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Publication numberUS4162825 A
Publication typeGrant
Application numberUS 05/822,176
Publication dateJul 31, 1979
Filing dateAug 5, 1977
Priority dateAug 5, 1977
Publication number05822176, 822176, US 4162825 A, US 4162825A, US-A-4162825, US4162825 A, US4162825A
InventorsJames R. Dowty
Original AssigneeFord Aerospace & Communications Corp.
Export CitationBiBTeX, EndNote, RefMan
External Links: USPTO, USPTO Assignment, Espacenet
Method for adjusting the radius of curvature of a spherical mirror
US 4162825 A
Abstract
A method and apparatus for controlling the astigmatic focusing of a spherical mirror by adjusting the radius of curvature configuration thereof. Adjustment is made by applying a couple to the outer edge of the spherical mirror. A floating support mechanism prevents distortion of the variable curvature mirror as it is oriented at different tracking angles by applying a positive fluid pressure to the convex back surface of the mirror.
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Claims(2)
What I claim is:
1. A method of adjusting the radius of curvature of a spherical mirror defined by a reflective concave front surface and a convex back surface with a common surrounding edge, including the steps of:
providing a relatively fixed element having a defined circular locus of contact points at a first diameter in contact with one of said surfaces of said mirrors;
providing a forming element having a defined circular locus of contact points concentric with said fixed element contact points at a second diameter different than said first diameter in contact with the other surface of said mirror;
applying a couple to said spherical mirror through said forcing element and said fixed element to adjust the radius of curvature of said spherical mirror;
monitoring said radius adjustment and generating an electrical signal in response thereto;
generating a command signal indicative of a desired amount of mirror adjustment;
comparing said monitoring signal with said command signal to generate a difference signal;
employing said difference signal to control the amount of adjustment in said couple applying step; and
wherein said relatively fixed element is provided in contact with said concave surface and said forcing element is provided having a circular locus of contact points at a second diameter larger than said first diameter and contacting said convex surface of said mirror.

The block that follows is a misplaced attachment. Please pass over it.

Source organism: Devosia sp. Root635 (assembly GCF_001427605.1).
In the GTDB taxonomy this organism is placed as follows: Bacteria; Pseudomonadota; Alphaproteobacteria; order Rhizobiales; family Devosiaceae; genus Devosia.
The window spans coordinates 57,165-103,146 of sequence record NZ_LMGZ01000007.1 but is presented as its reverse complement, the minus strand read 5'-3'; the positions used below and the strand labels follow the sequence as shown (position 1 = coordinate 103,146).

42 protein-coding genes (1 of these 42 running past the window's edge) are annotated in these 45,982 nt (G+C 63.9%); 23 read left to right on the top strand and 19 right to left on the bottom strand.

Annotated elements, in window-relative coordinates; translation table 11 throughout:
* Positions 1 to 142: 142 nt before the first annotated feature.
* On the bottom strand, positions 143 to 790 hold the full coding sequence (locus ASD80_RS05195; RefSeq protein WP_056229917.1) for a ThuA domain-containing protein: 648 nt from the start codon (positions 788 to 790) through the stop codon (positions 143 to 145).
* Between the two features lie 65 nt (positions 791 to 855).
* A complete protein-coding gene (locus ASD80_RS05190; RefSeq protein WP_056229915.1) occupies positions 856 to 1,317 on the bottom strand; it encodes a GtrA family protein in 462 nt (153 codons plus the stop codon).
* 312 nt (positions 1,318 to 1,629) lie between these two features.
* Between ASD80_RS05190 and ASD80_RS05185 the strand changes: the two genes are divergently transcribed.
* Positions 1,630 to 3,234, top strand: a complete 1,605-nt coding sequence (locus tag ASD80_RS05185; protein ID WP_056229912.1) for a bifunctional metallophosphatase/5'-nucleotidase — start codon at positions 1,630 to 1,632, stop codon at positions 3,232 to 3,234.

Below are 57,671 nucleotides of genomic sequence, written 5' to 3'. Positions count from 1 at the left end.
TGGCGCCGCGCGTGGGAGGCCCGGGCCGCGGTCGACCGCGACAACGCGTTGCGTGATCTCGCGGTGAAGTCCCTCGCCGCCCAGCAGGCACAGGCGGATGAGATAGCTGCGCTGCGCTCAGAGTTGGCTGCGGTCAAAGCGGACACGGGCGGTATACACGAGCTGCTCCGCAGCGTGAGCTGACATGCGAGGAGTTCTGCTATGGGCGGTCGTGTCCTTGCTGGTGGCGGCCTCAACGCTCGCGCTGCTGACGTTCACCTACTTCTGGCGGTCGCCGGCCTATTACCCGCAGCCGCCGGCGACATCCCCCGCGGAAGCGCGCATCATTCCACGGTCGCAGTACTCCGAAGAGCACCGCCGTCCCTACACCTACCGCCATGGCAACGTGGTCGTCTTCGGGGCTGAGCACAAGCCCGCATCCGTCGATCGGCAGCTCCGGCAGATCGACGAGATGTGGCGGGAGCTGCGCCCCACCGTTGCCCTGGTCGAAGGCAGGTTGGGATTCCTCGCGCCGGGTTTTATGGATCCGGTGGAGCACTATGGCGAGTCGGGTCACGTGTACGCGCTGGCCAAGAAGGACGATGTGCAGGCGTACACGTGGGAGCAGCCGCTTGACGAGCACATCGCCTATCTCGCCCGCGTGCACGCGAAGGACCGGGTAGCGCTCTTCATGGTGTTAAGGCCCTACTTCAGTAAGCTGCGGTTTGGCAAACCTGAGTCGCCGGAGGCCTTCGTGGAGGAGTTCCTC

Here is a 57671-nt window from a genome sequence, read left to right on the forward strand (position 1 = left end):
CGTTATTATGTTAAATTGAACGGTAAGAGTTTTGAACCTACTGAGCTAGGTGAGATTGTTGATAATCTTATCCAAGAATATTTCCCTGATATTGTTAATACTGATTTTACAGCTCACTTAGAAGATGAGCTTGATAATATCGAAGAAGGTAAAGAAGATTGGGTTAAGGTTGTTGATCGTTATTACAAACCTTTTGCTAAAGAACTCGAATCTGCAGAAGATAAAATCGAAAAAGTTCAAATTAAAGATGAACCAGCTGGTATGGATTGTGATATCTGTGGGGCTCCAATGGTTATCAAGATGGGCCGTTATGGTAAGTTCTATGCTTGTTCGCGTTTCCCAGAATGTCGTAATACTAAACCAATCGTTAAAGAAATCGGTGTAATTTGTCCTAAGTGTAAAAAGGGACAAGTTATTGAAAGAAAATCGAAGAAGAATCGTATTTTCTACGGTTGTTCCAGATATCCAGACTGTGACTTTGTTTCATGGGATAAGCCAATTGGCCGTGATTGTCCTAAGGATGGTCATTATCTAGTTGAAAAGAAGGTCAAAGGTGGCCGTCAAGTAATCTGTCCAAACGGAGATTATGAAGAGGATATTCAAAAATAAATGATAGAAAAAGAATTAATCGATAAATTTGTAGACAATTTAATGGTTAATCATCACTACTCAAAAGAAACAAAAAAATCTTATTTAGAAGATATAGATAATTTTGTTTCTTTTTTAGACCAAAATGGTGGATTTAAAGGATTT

2. A method of adjusting the radius of curvature of a spherical mirror defined by a reflective concave front surface and a convex back surface with a common surrounding edge, including the steps of:
providing a relatively fixed element having a defined circular locus of contact points at a first diameter in contact with one of said surfaces of said mirror;
providing a forcing element having a defined circular locus of contact points concentric with said fixed element contact points at a second diameter different than said first diameter in contact with the other surface of said mirror;
applying a couple to said spherical mirror through said forcing element and said fixed element to adjust the radius of curvature of said spherical mirror;
monitoring said radius adjustment and generating an electrical signal in response thereto;
generating a command signal indicative of a desired amount of mirror adjustment;
comparing said monitoring signal with said command signal to generate a difference signal;
employing said difference signal to control the amount of adjustment in said couple applying step; and
wherein said relatively fixed element is provided in contact with said convex surface of said mirror and said forcing element is provided having a circular locus of contact points at a second diameter smaller than said first diameter and contacting said concave surface of said mirror.
Description
BACKGROUND OF THE INVENTION

1. Field of the Invention

The present invention generally relates to the field of changing the optical characteristics of an energy focusing system and more specifically relates to changing the focal length of an imaging mirror as employed in a solar collector field.

2. Description of the Prior Art

Solar collection systems are generally constructed so as to receive radiant energy from the sun and convert it to heat or electrical energy. In each system, it is an object thereof to obtain the greatest concentration of energy using the minimum number and least costly elements. In many installations, where great intensity of solar energy is required, focal elements such as lenses or mirrors are employed to concentrate the solar radiation onto a receiver.

Spherical mirrors are chosen in some solar collector installations for their individual ability to receive radiation from an off-axis source and reflectively focus that radiation to a relatively small area. However, spherical mirrors are unable to focus an image of an off-axis point source of radiation at infinity to a single point because of an inherent astigmatism. Therefore, the optimum results one can expect from a spherical mirror is to focus the off-axis radiation to a relatively small and stably oriented area. The smallest stably oriented area is termed the "circle of least confusion" and is shown in FIG. 1 as being the optimum focus of an off-axis point source at infinity occuring in a plane perpendicular to the axis of a focused bundle of light rays.